Arbitration as an alternate dispute resolution has been steadily gaining traction in India, effectively and efficiently complementing the overburdened judiciary system. In view of the rising needs of India's globalising economy, the country's intention to embrace and elevate Arbitration as a preferred mode of dispute resolution is a much-needed step. In fact, many cases of disputes, both national and international, are now being referred to this alternate dispute resolution mechanism, that instead of relying on the court, chooses arbitrators and mediators to settle the case.
Amidst this backdrop, we spoke to esteemed senior advocate and Director at Nani Palkhivala Arbitration Centre, Mr. NL Rajah, about the rise of an arbitration regime in India. From the growth of India as an arbitration hub, to the importance of PSUs promoting this alternate dispute resolution mechanism, and the role of Nani Palkhivala Arbitration Centre in achieving all the above, NL Rajah gives us a detailed insight into the current landscape of Arbitration in India.
How do you see the growth of India as a hub of Arbitration?
The scope for Arbitration in India has improved dramatically over the past few years, with more and more people thinking realistically and logically when it comes to leaning towards alternate dispute resolution mechanisms. In addition to that, awareness surrounding Arbitration is also going up, with individuals, enterprises and even the government opting for Arbitration as a go-to approach for dispute resolution. We are all well aware of the growing burden of cases on our judicial system, hence it makes sense for us to move towards a different approach. Both parties are brought on a common platform, their communication is improved, the process is more smooth, seamless and speedy.
While India still has a long way to go compared to other developed countries, with a certain in policies that are relevant to Arbitration, and building a congenial atmosphere for alternate dispute resolution, we can surely become a much sought-after hub.
How is NPAC promoting adaption of Arbitration in India?
Founded in 2005, NPAC is the only Arbitration forum in South India to have been formally recognized by the Madras High Court. With the inauguration of its branch in Delhi last year, it also became the first Indian Arbitration Institute to have two centres in the country. NPAC is modelled on the lines of International Arbitration Centres, and aims at providing world class arbitration facilities by facilitating Ad hoc and Institutional Arbitration in both the public as well as private domain.
NPAC was set up by the Palkhivala Foundation to promote institutional arbitration in India, keeping in mind the growing burden on Indian courts and the inordinate delay in disposal of cases.By providing world class facilities to conduct quick, efficient and cost-effective arbitration proceedings, NPAC seeks to make India a centre of excellence in the field of Institutional Arbitration. NPAC also offers training sessions and workshops to students, institutions (both public and private) to spread awareness and educate people on the scope of this field.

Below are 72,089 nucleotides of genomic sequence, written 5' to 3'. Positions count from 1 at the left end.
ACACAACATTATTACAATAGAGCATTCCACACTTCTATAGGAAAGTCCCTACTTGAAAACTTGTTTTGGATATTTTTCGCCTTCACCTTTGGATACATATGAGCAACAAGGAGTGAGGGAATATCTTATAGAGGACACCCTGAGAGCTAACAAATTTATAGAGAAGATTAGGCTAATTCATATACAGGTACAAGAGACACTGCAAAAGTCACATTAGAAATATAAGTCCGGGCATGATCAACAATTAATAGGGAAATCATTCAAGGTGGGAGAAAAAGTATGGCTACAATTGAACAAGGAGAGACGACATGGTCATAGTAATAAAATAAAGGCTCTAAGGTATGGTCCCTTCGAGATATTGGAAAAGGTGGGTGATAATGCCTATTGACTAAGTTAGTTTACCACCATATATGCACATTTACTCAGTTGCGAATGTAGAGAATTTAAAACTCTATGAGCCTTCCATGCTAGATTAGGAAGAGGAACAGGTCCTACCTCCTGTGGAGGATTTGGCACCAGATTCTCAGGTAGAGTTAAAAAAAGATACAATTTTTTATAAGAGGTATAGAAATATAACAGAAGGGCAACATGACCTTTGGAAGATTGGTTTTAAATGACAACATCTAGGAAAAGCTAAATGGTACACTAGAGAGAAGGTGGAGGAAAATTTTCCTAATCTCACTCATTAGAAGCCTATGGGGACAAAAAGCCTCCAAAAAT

How important is it for PSUs to promote Arbitration in India?
In recent times, many people and institutions, including the Supreme Court of India, have noted that Public Sector institutions spend considerable sums of public money in cases which should have been adjusted by conciliatory and wise attitudes. In this context, it becomes crucial for PSUs to refrain from entering into prolonged litigation and opt for alternate dispute resolution mechanisms. Also, given the fact that Indian PSUs account for a large part of India's GDP, therefore, are parties to many Indian disputes, they can play a key role in persistently supportingthe civil court by having a strong dispute resolution system in place.
How is arbitration a better option than the traditional legal proceedings for corporates?
Most corporates know that lawsuits can drain a huge sum of money. The smart ones know that they are now avoidable. Arbitration is a great alternative to litigation that can nip lawsuits in the bud, resolve long-standing disputes, and even produce win-win solutions for both stakeholders involved. Litigation may also end up distracting your business' attention and incur indirect business costs of litigation, like the cost of diverting personnel from productive activities, or even destroying a corporate relationship completely. These are more important to corporates, and hence Arbitration provides a much more feasible alternative.
What is career aspect for budding lawyers or students pursuing law in the field of arbitration
Arbitration is slowly, but steadily attracting many young lawyers looking to make a mark in the legal field. Very soon, India is going to become an international hub of arbitration. Today, dispute resolution via Arbitration has already become an essential tool for all civil litigators - whether amateurs or even established senior advocates. It makes absolute sense for aspiring lawyers to explore this field and familiarize themselves with the ever-evolving landscape of Arbitration. Moreover, through Arbitration, aspiring law students get a unique opportunity to learn different dispute resolution skills that are now commonplace in the rest of the world.